Roy Hudd worked hard to maintain a safe place in the nation’s affections for more than half a century. He progressed from face-pulling, guitar-strumming beanpole in the 1960s to character actor, panto stalwart and tireless music hall archivist.
He once said he enjoyed stretching himself, so long as the elastic didn’t break.
Born in Croydon in 1936, Hudd was brought up by his grandmother, Alice Barham, after his mother killed herself. It was Hudd’s choice to live with his gran rather than his father, a painter and decorator, who remarried and moved to Kent. They barely survived on gran’s state pension, but she fostered young Roy’s interest in the world of showbiz by taking him to Croydon Empire to see the great variety acts of the time – Max Miller, Flanagan and Allen and Jimmy James.
At school he was, by his own description, “skinny and weird with little National Health glasses”, but he kept the bullies at bay by playing the fool and, on one occasion, composing a sentimental prayer about mothers that made the other kids cry when he was called on to recite it in assembly, because they knew he didn’t have one.
A year after his grandmother’s death, Hudd did his National Service, working as an RAF telephonist at Waterbeach, near Cambridge. He had already experimented with comedy routines as an enthusiastic member of a boys’ club concert party, but it was playing banjo and singing in the RAF station’s trad jazz band that set him on the path to becoming a professional. Working at Butlin’s in Clacton, Essex, in the mid-1950s, one of his fellow Redcoats was a fashionable lad with a quiff named Harry Webb, who later became Cliff Richard.
Hudd was already married by then to dance teacher Ann Lambert, who believed he was talented enough to give up the day jobs – commercial lettering, window displays, shovelling sugar at a chocolate factory – and become a full-time entertainer. He got his first TV break with an early ITV sitcom, Tell It to the Marines, in 1960, followed a few years later by Not So Much a Programme, More a Way of Life.
But it was a long-running series of TV commercials for Lyon’s tea bags, in which he played a leery sergeant-major, that established Hudd in the public consciousness and gave him the longed-for financial security to buy a house and branch out into legitimate drama.
He went on to play Pistol in Henry V, and a brace of Stoppard roles, including Rosencrantz and Guildenstern Are Dead, at London’s Young Vic when it was run by Frank Dunlop.
Hudd returned to TV in the late 1960s with his own sketch series, The Illustrated Weekly Hudd, followed by The Roy Hudd Show, in which he managed to combine topical comedy with his love of variety.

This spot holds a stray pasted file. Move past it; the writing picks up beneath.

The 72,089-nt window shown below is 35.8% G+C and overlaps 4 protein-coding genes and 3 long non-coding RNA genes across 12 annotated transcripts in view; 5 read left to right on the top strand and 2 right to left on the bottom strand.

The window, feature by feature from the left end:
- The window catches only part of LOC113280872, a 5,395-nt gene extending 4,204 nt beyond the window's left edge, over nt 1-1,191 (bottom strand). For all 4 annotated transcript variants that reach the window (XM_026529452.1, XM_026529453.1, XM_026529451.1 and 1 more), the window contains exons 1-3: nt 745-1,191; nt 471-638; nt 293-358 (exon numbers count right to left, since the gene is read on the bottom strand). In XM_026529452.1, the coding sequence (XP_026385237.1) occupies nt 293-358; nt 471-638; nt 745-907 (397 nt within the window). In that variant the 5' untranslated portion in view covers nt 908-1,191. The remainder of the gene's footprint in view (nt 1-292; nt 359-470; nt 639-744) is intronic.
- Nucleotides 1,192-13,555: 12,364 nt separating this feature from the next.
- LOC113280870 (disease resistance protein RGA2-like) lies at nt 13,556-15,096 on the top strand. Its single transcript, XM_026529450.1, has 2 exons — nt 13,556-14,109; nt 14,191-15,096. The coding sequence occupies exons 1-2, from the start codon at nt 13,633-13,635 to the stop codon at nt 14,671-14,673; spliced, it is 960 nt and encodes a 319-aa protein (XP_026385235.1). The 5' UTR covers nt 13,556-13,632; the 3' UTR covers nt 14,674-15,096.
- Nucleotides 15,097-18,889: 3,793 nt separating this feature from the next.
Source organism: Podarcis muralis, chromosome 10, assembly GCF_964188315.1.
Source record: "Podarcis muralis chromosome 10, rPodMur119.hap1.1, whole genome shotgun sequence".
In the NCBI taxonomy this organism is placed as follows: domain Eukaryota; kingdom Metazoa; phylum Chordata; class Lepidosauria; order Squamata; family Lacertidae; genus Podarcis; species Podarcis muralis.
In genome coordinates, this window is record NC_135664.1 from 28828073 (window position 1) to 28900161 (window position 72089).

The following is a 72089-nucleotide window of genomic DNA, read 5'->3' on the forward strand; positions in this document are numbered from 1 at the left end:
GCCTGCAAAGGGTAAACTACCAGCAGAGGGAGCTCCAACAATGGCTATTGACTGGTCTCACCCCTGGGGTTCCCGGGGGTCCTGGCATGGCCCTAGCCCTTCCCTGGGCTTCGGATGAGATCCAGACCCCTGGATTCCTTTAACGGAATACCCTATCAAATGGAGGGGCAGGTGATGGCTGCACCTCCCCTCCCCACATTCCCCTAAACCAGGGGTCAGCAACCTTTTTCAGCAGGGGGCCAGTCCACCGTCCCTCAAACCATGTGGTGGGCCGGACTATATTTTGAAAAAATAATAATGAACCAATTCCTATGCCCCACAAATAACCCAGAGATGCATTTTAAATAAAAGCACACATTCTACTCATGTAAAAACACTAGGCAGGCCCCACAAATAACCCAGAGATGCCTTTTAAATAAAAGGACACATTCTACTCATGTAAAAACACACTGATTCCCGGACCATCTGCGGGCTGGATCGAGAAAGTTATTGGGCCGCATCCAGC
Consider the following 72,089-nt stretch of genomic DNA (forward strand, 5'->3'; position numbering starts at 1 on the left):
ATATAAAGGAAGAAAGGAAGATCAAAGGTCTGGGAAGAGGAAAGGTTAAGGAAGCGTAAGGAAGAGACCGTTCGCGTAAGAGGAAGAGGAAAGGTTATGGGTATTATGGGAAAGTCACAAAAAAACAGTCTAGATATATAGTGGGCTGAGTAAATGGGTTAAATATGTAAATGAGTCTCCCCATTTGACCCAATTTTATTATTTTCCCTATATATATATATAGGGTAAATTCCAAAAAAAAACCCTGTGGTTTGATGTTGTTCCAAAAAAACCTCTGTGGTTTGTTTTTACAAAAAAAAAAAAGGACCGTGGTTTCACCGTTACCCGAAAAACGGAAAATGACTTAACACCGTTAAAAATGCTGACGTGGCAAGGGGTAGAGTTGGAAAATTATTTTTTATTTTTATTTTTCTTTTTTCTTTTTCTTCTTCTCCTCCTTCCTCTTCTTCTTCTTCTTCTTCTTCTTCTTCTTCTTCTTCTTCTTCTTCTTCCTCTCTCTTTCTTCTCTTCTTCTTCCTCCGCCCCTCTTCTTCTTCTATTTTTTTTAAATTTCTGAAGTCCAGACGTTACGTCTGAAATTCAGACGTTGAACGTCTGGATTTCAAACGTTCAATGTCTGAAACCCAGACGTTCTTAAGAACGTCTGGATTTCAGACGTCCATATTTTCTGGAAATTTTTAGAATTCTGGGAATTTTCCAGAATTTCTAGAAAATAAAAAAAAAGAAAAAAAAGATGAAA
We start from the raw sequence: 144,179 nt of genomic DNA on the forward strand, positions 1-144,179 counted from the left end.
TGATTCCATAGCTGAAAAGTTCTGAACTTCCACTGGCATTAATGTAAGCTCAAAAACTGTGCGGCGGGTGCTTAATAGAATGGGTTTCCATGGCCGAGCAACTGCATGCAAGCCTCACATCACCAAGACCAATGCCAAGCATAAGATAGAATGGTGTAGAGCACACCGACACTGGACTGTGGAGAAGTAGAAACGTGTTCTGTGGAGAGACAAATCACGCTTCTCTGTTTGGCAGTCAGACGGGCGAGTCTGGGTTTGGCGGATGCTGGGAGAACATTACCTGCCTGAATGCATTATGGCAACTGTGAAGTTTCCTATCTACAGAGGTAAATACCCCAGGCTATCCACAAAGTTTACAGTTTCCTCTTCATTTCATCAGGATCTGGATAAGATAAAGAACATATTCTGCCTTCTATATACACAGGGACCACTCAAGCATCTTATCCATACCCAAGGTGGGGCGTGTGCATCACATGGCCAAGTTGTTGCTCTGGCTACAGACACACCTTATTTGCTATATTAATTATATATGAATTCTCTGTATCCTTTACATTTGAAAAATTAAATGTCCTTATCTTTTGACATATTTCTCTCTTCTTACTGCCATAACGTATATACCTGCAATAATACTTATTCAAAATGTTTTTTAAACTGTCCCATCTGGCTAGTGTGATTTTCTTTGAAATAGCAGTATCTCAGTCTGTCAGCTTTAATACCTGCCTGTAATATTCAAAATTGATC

Though it wasn’t to come along for another five or six years, The News Huddlines, which was broadcast on Radio 4 from 1975 to 2001, boasted the same mix of broad comedy and current affairs. Hudd considered the radio show as his bread and butter, sustaining him through some difficult times professionally. He was named Radio Personality of the Year twice by the Variety Club of Great Britain.
In between the twice-yearly series of Huddlines, he would tour the country in shows he’d created, such as Just a Verse and Chorus, a tribute to the music-hall songwriters Weston and Lee, in which he appeared with his friend Billy Dainty and Underneath the Arches, a show about Flanagan and Allen of Crazy Gang fame. He also wrote and appeared in countless pantomimes, not to mention writing books and documentaries about his beloved music hall – he was president of the British Music Hall Society.
The playwright Dennis Potter suggested him for the role of Harold Atterbow, a seedy, voyeuristic cinema organist, in Lipstick on Your Collar. It immediately catapulted Hudd into a different league of character actors and led to a comedy role opposite Edward Woodward in the series Common As Muck, the po-faced butler to Peter O’Toole’s Lord Emsworth in Heavy Weather, and a bespoke role in Potter’s final work for television before his death, Karaoke.
The two men shared a love of the old variety comics – Robb Wilton, Norman Evans and Jimmy James – and Hudd kept the ailing Potter amused with a fund of anecdotes on what was to be his last TV project.
On stage, Hudd continued to set himself challenges: in 1991 he played Bottom in A Midsummer Night’s Dream at Regent’s Park Open Air Theatre, and at the same venue in 1999, the wise-cracking slave Pseudolus in Stephen Sondheim’s A Funny Thing Happened on the Way to the Forum. It was a role that stretched Hudd’s talents to the limit, yet he carried it off triumphantly.
In 2002, he joined the cast of Coronation Street as the irrepressibly jovial undertaker Archie Shuttleworth, who might easily have been a variety veteran with a penchant for corpsing. Having left the series in 2003, Archie was recalled to preside over the funeral of Fred Elliott, played by John Savident. Filming was brought to a dramatic halt when Hudd suffered a minor heart attack as he was making an adjustment to Fred’s coffin. Savident, realising Hudd was in pain, jumped from the coffin to assist his fellow actor.
In 2004, Hudd was awarded an OBE and in 2007 he received an honorary doctorate from the University of East Anglia.
In 2016, Hudd achieved a long-held ambition of playing a pantomime dame when he took on the title role in Mother Goose, which he also wrote, at Wilton’s Music Hall, London. His last stage appearance was a tour of Oscar Wilde’s A Woman of No Importance last year, playing the bibulous Reverend Daubney.
Roy Hudd, comedy actor and writer, was born in Croydon on May 16, 1936 and died March 15, 2020.
He is survived by his second wife Debbie Flitcroft, and by his first wife, Ann Lambert, and their son Max.